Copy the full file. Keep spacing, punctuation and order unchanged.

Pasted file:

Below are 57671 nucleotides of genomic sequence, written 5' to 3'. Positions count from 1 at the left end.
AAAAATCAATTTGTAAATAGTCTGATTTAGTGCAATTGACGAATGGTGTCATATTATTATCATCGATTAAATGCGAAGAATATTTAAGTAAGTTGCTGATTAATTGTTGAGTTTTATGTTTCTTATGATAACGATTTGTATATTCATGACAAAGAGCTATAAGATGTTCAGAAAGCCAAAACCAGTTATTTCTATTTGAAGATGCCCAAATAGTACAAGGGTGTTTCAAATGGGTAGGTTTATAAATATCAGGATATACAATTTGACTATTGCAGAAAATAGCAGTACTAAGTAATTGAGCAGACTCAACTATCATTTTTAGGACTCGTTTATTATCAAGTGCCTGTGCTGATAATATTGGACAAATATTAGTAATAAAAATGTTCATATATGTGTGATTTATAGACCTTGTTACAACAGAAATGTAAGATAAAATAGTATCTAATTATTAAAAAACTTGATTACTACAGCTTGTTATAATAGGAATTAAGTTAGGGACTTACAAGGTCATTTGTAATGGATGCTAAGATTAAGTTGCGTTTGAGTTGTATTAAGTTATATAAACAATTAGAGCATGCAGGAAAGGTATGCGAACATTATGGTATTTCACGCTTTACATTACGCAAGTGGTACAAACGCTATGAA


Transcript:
Below are 57671 nucleotides of genomic sequence, written 5' to 3'. Positions count from 1 at the left end.
AAAAATCAATTTGTAAATAGTCTGATTTAGTGCAATTGACGAATGGTGTCATATTATTATCATCGATTAAATGCGAAGAATATTTAAGTAAGTTGCTGATTAATTGTTGAGTTTTATGTTTCTTATGATAACGATTTGTATATTCATGACAAAGAGCTATAAGATGTTCAGAAAGCCAAAACCAGTTATTTCTATTTGAAGATGCCCAAATAGTACAAGGGTGTTTCAAATGGGTAGGTTTATAAATATCAGGATATACAATTTGACTATTGCAGAAAATAGCAGTACTAAGTAATTGAGCAGACTCAACTATCATTTTTAGGACTCGTTTATTATCAAGTGCCTGTGCTGATAATATTGGACAAATATTAGTAATAAAAATGTTCATATATGTGTGATTTATAGACCTTGTTACAACAGAAATGTAAGATAAAATAGTATCTAATTATTAAAAAACTTGATTACTACAGCTTGTTATAATAGGAATTAAGTTAGGGACTTACAAGGTCATTTGTAATGGATGCTAAGATTAAGTTGCGTTTGAGTTGTATTAAGTTATATAAACAATTAGAGCATGCAGGAAAGGTATGCGAACATTATGGTATTTCACGCTTTACATTACGCAAGTGGTACAAACGCTATGAA